|Representation of nanoparticles / Photo by GiroScience via Shutterstock|
This is hardly the first time, but nanoparticles are now being discussed again in connection with toxicity. The ramifications of nanoparticle use have come up in the past, and toxicity has often been the concern; however, the significance this go-round is that toxicity was said at one point to have been dispensed with at least in certain contexts. It appears that there are still some warnings that remain merited for those exposing themselves to certain uses of graphene nanoparticles, for example, or for some industrial uses of nanoparticles that researchers claim are imprudent. The health risks represented in this conversation are actually direr than one might think.
To address the more superficial concerns first (because priorities), graphene is something people may have already heard a lot about by now for its use in the form of nanoscale elements used by beauticians, engineers and everyone in between. We’re talking about unimaginably thin tiles of carbon atoms being employed in water purification technologies, high-efficiency heating systems, certain heating, ventilation, and air conditioning units and other electronics. It’s even used in the making of golf balls. A new study published in Chem, a peer-reviewed, scientific journal, strongly suggests that hair dyes are apparently also using these graphene nanoparticles, which presents quite the risk.
Think about how unsafe you can probably guess it is for toxic substances to come into such intimate, physical contact with your scalp in light of what’s beneath that scalp. The risk factors involved should be fairly obvious, so the press release held by researchers at Northwestern University should probably surprise few people except for the extent of the misinformation. “Graphene finds new application as nontoxic, anti-static hair dye,” they’ve just announced. Since the portrayal of graphene as a solution to a preexisting toxicity problem, stories have run in news media publications like Brinkwire and Science Magazine under headlines like “’Miracle material’ graphene used to create the ultimate hair dye” and “Enough with the toxic hair dyes. We could use graphene instead” respectively.
According to the press release at Northwestern University, though, this celebration may have been premature. The early coverage suggested that the issue was decided and that graphene was the solution for which everyone had been waiting, especially environmentalists. EcoWatch’s Andrew Maynard has studied environmental impacts of nanomaterials for many years, and he writes, “I find such overly optimistic pronouncements worrying, especially when they’re not backed up by clear evidence.”
Graphene, graphene oxide (the chemical form found in dyes) and other engineered nanomaterials aren’t inherently bad, mind you. It’s just that they have a tendency to be unpredictable in their reactions based on the particle shape, size, and chemistry, as well as how they’re used. This is why experts have been warning against simply saying outright that these materials are just innocuous without extensive testing to prove the conditions in which their innocuousness could be verified. There’s no preponderance of evidence that these materials are necessarily a threat to anyone, but there’s no preponderance of evidence alluding to the safety of the materials either.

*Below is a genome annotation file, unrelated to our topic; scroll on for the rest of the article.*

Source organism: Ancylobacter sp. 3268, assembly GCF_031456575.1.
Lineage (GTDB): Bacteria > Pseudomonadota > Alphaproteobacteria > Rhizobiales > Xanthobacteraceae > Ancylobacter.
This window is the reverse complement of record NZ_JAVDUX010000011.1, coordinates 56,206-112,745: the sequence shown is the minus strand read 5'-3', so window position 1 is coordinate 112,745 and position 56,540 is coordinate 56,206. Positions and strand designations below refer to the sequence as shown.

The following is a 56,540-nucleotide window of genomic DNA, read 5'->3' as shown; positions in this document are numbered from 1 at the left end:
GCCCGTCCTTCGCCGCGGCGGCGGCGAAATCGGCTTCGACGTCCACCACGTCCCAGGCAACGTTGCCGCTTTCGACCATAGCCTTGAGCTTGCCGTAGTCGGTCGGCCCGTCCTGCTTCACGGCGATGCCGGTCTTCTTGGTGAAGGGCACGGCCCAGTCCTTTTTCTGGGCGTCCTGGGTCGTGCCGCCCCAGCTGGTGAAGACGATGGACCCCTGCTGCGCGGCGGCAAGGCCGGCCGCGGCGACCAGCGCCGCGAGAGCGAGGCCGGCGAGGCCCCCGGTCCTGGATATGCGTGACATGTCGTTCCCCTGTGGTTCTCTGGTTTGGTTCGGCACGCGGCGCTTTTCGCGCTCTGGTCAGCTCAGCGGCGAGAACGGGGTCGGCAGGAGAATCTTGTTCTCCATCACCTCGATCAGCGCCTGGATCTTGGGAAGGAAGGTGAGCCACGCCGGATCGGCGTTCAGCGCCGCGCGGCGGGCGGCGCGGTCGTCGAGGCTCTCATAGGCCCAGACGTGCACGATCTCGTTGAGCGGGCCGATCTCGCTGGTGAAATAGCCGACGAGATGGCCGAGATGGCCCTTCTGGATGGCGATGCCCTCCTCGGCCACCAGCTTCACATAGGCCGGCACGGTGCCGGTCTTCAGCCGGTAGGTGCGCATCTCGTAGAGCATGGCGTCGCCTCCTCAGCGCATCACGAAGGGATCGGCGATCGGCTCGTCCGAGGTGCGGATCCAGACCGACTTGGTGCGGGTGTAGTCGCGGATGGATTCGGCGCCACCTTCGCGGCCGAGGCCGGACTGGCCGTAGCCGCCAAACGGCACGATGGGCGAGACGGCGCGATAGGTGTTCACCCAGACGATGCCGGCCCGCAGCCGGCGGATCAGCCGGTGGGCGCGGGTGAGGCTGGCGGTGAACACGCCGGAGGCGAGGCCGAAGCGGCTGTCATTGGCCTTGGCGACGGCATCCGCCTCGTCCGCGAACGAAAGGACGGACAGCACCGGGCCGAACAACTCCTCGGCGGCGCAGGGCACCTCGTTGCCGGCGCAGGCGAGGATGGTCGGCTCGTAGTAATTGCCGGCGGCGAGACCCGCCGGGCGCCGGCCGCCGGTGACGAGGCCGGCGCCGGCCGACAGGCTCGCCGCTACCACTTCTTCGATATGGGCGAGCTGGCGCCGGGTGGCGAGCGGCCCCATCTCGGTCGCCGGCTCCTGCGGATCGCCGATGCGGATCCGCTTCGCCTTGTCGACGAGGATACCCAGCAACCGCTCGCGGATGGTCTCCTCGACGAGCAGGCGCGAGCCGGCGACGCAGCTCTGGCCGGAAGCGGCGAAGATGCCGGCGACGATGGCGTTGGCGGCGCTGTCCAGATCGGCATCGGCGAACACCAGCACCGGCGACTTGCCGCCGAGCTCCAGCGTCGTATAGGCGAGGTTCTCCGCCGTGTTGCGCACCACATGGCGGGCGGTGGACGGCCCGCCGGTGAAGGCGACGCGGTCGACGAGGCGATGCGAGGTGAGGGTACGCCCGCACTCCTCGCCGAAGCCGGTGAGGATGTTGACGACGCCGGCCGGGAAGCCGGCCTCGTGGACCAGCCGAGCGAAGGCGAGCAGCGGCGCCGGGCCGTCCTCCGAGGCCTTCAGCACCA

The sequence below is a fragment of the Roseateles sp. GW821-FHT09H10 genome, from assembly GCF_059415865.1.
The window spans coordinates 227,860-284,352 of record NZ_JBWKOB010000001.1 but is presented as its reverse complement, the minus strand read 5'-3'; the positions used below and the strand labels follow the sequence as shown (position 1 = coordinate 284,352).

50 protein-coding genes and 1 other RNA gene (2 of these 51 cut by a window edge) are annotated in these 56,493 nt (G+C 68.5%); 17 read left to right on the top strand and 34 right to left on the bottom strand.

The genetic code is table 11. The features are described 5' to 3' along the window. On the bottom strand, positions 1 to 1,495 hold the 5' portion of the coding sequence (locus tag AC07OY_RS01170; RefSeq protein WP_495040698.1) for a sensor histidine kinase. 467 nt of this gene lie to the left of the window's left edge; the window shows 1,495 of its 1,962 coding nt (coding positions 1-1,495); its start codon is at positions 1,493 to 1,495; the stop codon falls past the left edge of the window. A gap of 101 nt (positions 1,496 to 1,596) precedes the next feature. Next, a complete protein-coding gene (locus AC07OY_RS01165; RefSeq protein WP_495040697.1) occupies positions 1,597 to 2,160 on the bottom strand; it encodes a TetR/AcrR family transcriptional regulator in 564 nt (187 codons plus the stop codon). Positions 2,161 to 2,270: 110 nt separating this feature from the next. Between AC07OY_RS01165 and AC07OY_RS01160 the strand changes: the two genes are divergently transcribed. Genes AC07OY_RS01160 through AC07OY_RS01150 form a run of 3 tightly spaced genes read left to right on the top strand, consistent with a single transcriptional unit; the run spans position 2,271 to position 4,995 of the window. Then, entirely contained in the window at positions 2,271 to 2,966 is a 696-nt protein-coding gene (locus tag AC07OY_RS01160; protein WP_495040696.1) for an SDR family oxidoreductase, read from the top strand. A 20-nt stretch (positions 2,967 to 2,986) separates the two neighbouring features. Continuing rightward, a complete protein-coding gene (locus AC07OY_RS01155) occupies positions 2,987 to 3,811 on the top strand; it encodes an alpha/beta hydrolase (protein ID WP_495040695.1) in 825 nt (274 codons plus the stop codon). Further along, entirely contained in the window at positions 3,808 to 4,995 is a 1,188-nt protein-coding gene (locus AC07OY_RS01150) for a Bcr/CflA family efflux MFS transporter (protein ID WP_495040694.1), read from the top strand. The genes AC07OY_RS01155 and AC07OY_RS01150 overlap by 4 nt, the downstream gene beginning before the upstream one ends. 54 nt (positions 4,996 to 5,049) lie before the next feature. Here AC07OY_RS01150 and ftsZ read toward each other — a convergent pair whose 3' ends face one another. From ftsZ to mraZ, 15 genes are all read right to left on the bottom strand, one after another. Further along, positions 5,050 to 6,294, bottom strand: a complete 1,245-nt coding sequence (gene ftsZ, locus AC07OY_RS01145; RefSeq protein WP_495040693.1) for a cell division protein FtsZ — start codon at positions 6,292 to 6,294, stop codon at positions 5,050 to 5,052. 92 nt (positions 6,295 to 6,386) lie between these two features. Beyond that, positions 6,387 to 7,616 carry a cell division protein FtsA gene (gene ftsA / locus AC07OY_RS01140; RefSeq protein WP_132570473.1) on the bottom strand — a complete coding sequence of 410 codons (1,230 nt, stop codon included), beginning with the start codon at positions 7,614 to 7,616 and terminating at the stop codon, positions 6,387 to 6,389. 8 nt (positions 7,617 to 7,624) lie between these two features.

|Dye used for hair coloring / Photo by 279photo Studio via Shutterstock|
With that in mind, the new study does find that hair dyes are being manufactured with the inclusion of these nanoparticles, and the toxicity of these nanoparticles is a legitimate concern there, especially in light of yet another even more recent study published in Nature Nanotechnology this week. Scientists have demonstrated therein that, when exposed to metal nanoparticles in general, cellular barriers deploy messengers that can damage the DNA of other developing brain cells. This finding may actually prove pretty critical for drug target development when treating neurodegenerative conditions like Alzheimer’s and Parkinson’s, which are two examples of such diseases for which nanoparticles have been proffered as potential solutions in the form of delivery vehicles for medication.
The scientists who conducted the study were from the University of Bristol and Trinity College, and they collaborated on the study and its publication under the title “Nanoparticle-induced neuronal toxicity across placental barriers is mediated by autophagy and dependent on astrocytes.” The role of nanoparticles, however, has been drastically broadening as of late in relation to chemotherapy, drug delivery, diagnostics, and imaging because they can easily maneuver cellular pathways. As such, though, they engage with cell membranes and end up modifying significant signaling pathways and processes. They also end up having an adverse effect on the health of cells that are directly exposed, and the cellular internalization of nanoparticles sometimes impinges on the health of adjacent cells somewhat like the radiation-induced bystander effect.
The research team for this study cultivated a layer of BeWo cells on a porous membrane in vitro because BeWo cells are a type of cell often used for placental barrier modeling. They exposed it not to graphene but to cobalt chromium nanoparticles; then, they took the media beneath the barrier and moved it onto human brain cell cultures whose DNA were subsequently damaged as a result. That’s a pretty telling result, and we’re talking about brain cells. Think about the findings from the graphene nanoparticle study with regard to hair dye, and consider the accessibility of brain cells for such fine materials that inherently seep through the scalp.